On social media, some compared the fire to the images of New York's Twin Towers burning after two planes crashed into them in the September 11, 2001 terrorist attack. (Shutterstock/beboy)
"Very sad," "shocked:" these were the reactions of Americans to the fire at Paris's Notre-Dame Cathedral, an 850-year-old landmark whose destruction wiped out centuries of heritage.
"When I heard the news, it did strike me at a personal level," said Amy Sapenoff, 33, after attending a mass in the capital Washington.
The high school history teacher, a Catholic, explained she went on a walking pilgrimage last year from Notre-Dame to the Saint James the Great shrine in the cathedral of Santiago de Compostela, in northwestern Spain.
"I'm extremely grateful, because I was able to go, to see it and to go for mass," she added tearfully.
IT consultant Nicolas Nader, 48, said he was "heartbroken."
"My earliest memory of it is reading Victor Hugo novel about it," he added of the cathedral, which he described as a "Catholic treasure."
Outside Washington's National Shrine of the Immaculate Conception -- one of the 10 largest churches in the world -- Simon Ciccarillo, 24, said he could not "understand" the tragedy.
"I was very sad, I actually started kind of tear up a little bit," the Colombian-American, who works at the Department of Justice, told AFP.
'A symbol of Paris'
In New York, 90-year-old writer Judith Gutman recalled the "horror" of seeing Notre-Dame burning in images online.
"I was in Paris many, many times, I have seen Notre-Dame," she said near St Patrick's Cathedral in the heart of Manhattan.
"I am not religious, but as an icon, as a building, a structure that is a symbol of Paris, it is shocking."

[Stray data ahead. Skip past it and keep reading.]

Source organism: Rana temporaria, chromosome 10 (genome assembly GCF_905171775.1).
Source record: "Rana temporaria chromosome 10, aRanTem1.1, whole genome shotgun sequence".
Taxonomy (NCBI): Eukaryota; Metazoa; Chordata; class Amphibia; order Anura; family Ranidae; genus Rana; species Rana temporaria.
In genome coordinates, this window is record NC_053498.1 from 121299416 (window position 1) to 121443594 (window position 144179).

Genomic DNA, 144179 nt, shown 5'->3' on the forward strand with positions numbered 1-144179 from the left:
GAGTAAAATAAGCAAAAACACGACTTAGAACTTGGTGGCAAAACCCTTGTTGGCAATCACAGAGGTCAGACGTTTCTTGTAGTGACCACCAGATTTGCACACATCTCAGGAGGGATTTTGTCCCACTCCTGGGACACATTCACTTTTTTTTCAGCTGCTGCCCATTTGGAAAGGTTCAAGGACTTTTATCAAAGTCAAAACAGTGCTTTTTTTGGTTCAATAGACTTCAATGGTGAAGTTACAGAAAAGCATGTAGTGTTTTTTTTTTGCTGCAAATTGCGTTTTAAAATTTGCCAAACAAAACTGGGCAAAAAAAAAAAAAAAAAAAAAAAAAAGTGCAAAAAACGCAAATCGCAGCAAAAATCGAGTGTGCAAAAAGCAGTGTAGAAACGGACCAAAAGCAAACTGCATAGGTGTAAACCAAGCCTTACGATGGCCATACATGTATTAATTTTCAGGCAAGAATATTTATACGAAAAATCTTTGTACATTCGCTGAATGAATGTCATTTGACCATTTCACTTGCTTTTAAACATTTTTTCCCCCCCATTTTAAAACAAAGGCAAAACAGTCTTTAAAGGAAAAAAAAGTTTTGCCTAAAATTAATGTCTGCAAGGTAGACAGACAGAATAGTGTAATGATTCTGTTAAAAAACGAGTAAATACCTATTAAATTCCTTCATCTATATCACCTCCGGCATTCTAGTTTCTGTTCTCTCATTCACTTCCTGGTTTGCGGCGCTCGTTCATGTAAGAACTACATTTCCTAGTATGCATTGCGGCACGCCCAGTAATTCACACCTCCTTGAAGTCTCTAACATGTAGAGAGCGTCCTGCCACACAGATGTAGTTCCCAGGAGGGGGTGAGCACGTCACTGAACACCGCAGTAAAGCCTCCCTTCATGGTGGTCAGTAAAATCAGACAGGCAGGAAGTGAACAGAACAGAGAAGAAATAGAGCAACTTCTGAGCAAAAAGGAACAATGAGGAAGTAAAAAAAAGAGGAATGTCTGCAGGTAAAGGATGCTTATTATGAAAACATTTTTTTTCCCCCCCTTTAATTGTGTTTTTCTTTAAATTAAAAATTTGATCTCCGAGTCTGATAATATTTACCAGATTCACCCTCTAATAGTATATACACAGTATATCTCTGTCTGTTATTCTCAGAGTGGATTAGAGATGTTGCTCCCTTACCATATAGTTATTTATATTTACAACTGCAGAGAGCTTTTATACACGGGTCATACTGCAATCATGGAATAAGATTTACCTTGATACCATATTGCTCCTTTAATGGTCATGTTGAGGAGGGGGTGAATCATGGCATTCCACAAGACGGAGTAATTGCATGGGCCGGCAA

For Matt Shrock, in New York on vacation with his wife and two children, it was "horrible" to see images of the tragedy.
"We were shocked, hoping that there was not something terrorist-related... it's unfortunately these days one of the first things that goes to your mind."
On social media, some compared the fire to the images of New York's Twin Towers burning after two planes crashed into them in the September 11, 2001 terrorist attack.
But the comparison was short-lived, since there were no victims in the Notre-Dame blaze and no link to terrorism has been established.
For Katie Conper, a student of Scottish history, pictures of Notre-Dame's iconic spire crumbling in the flames drew comparisons to the 1666 Great Fire of London.
"As a historian, it makes me very sad," said the 23-year-old, visiting from Toronto.
"As somebody who has never visited Paris before, it makes me even more sad, I always heard about Notre-Dame and I always thought about visiting this iconic landmark."
From the steps of St Patrick's Cathedral, whose doors opened in 1879, Cardinal Timothy Dolan -- the archbishop of New York -- said he prayed for the French cathedral and expressed the "sorry that we feel over the devastating fire at Notre-Dame cathedral in the heart of Paris."
"Indeed, the very heart of Europe and certainly the heart of civilization in so many ways," he added.
"I can only imagine... what it would do to us if a fire struck St Patrick's. We would all sense there's a fire in our home. That's what a cathedral really is."